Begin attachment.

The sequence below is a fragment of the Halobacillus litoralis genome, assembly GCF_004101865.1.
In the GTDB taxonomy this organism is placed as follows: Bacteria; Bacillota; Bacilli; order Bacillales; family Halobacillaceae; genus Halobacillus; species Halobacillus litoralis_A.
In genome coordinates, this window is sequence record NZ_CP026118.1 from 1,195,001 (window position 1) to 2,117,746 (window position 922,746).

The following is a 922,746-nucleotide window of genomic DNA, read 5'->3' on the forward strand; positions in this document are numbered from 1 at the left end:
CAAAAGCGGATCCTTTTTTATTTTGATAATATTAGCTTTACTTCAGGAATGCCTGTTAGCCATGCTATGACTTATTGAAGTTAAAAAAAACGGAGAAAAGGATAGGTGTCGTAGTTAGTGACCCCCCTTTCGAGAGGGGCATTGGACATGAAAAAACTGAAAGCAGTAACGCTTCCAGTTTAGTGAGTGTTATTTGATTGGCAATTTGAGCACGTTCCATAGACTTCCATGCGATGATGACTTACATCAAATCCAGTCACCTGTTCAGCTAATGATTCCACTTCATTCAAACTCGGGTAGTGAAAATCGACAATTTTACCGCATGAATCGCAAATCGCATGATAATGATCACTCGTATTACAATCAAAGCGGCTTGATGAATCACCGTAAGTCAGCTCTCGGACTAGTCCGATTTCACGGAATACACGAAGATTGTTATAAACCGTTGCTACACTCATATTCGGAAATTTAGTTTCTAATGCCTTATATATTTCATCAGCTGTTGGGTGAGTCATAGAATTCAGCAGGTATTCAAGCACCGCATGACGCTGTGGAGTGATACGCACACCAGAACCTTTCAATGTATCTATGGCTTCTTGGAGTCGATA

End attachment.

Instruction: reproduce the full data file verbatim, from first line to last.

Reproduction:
The sequence below is a fragment of the Halobacillus litoralis genome, assembly GCF_004101865.1.
In the GTDB taxonomy this organism is placed as follows: Bacteria; Bacillota; Bacilli; order Bacillales; family Halobacillaceae; genus Halobacillus; species Halobacillus litoralis_A.
In genome coordinates, this window is sequence record NZ_CP026118.1 from 1,195,001 (window position 1) to 2,117,746 (window position 922,746).

The following is a 922,746-nucleotide window of genomic DNA, read 5'->3' on the forward strand; positions in this document are numbered from 1 at the left end:
CAAAAGCGGATCCTTTTTTATTTTGATAATATTAGCTTTACTTCAGGAATGCCTGTTAGCCATGCTATGACTTATTGAAGTTAAAAAAAACGGAGAAAAGGATAGGTGTCGTAGTTAGTGACCCCCCTTTCGAGAGGGGCATTGGACATGAAAAAACTGAAAGCAGTAACGCTTCCAGTTTAGTGAGTGTTATTTGATTGGCAATTTGAGCACGTTCCATAGACTTCCATGCGATGATGACTTACATCAAATCCAGTCACCTGTTCAGCTAATGATTCCACTTCATTCAAACTCGGGTAGTGAAAATCGACAATTTTACCGCATGAATCGCAAATCGCATGATAATGATCACTCGTATTACAATCAAAGCGGCTTGATGAATCACCGTAAGTCAGCTCTCGGACTAGTCCGATTTCACGGAATACACGAAGATTGTTATAAACCGTTGCTACACTCATATTCGGAAATTTAGTTTCTAATGCCTTATATATTTCATCAGCTGTTGGGTGAGTCATAGAATTCAGCAGGTATTCAAGCACCGCATGACGCTGTGGAGTGATACGCACACCAGAACCTTTCAATGTATCTATGGCTTCTTGGAGTCGATA